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Why a risk assessment should be in your future

Why a risk assessment should be in your future

By Charles Cooper

Companies that put cyber risk assessments on the backburner will quickly find themselves enmeshed in controversy if their controls are found to be inadequate, or fail to satisfy regulatory requirements.

Recent legislation, such as HIPAA, Sarbanes-Oxley and Gramm-Leach-Bliley, not only contain references as to how organizations should protect different kinds of data but also require regular security assessments. What’s more, organizations involved in mergers or acquisitions have extra incentive to stay on top of this. A recent New York Stock Exchange survey of its members found that the overwhelming majority of respondents agreed that the disclosure of a high-profile data breach would have “serious implications” on a pending transaction.

Regular cyber risk assessments are a critical part of an effective cyberdefense if for no other reason than the results provide clear answers about the risks associated with using particular information systems or types of data.

At the same time, though, it’s unrealistic to include everything in a risk assessment. Indeed, the US Commerce Department’s National Institute of Standards and Technology (NIST) allows that there are no specific requirements and no right way to conduct risk assessments.

So, what’s the right approach? Actually, there’s not a single answer since it will vary based on the company and its unique position in the market. Rather, the overarching goal should be to create a framework that includes the areas that process, store and transmit its most important information.   

Managing the Process

Years ago, this task might have been farmed out to the IT department. But as threat levels rise, the danger of brand and reputational damage from a data breach has elevated the responsibility for cyber risk assessment up the organizational chart. The C-suite - including the board of directors - is now as responsible for managing this process as it is for the constellation of considerations affecting other areas.  

The exercise should spotlight the various categories of risk that an organization faces. At the same time, it should inform the leadership about the actual location of the company’s assets as well as whether there’s appropriate security to protect its most valuable information.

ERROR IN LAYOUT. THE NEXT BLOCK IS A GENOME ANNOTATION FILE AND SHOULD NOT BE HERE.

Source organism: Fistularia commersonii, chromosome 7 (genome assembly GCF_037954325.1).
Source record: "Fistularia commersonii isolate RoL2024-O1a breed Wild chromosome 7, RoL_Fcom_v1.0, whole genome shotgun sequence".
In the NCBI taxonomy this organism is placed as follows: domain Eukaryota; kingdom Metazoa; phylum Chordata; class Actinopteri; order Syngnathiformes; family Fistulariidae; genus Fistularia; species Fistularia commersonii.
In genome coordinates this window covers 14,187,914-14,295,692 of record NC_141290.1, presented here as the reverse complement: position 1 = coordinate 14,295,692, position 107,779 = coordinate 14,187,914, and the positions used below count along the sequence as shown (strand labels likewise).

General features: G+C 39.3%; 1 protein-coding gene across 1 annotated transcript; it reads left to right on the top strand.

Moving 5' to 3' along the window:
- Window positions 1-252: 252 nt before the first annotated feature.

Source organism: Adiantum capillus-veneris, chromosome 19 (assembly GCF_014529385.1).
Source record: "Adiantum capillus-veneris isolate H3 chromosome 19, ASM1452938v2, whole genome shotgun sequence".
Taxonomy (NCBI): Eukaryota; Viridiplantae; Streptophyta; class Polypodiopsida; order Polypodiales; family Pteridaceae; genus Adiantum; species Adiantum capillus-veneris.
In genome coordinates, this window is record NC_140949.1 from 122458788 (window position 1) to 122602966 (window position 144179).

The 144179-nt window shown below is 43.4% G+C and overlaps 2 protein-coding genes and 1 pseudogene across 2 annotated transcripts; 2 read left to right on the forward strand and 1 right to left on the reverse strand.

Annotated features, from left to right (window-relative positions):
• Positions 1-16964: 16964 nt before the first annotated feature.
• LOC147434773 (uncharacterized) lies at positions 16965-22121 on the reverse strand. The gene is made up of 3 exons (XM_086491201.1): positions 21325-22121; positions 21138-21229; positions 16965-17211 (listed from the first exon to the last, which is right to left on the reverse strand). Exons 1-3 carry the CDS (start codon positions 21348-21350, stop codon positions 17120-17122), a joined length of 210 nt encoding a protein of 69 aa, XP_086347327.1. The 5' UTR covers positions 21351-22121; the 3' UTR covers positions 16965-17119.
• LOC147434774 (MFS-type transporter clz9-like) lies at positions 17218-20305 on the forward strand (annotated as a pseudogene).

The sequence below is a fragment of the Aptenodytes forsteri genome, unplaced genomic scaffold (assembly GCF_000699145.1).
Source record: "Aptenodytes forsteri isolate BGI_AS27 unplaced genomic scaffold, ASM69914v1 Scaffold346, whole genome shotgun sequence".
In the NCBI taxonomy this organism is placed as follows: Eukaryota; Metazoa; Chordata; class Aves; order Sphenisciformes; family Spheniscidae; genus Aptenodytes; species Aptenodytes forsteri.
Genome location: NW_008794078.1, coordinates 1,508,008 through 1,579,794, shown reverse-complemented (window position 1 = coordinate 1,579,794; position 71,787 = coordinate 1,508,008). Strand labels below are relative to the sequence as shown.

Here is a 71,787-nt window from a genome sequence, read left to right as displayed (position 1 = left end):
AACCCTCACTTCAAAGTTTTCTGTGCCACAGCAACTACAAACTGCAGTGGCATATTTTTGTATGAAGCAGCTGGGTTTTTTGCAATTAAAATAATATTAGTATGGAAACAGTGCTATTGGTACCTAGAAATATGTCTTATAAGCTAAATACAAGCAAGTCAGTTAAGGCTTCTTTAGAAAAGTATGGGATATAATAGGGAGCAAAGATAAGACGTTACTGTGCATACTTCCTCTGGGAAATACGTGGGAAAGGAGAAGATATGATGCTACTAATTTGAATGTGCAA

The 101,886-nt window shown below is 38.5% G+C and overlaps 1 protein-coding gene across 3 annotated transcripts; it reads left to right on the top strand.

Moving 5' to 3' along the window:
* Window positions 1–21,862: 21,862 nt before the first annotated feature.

And once complete, the drill should help management prioritize so it isn’t throwing money wildly at the problem any longer. Instead, managers can adopt more prudent, cost-effective spending and invest in defending the most important, higher-payoff items.

Organizations should also use the process as an opportunity to vet the security worthiness of their third party business partners. In a networked world, a partner company’s security vulnerabilities also become yours. As a precaution, it’s prudent to adopt strict role-based access so that third parties only access specified applications.

At the end of the day, this is about adding to an organization’s muscle memory. Companies that fail to conduct thorough security reviews can’t ever know for sure which data is most likely to be in the crosshairs. But adopting cyber risk assessments into their regular routine will allow organizations to understand what they face and better navigate a threat landscape that gets more dangerous all the time.

Just as important, it will give them a running start when trouble finally knocks on the door.

Charles Cooper has covered technology and business for the past three decades. All opinions expressed are his own. AT&T has sponsored this blog post.

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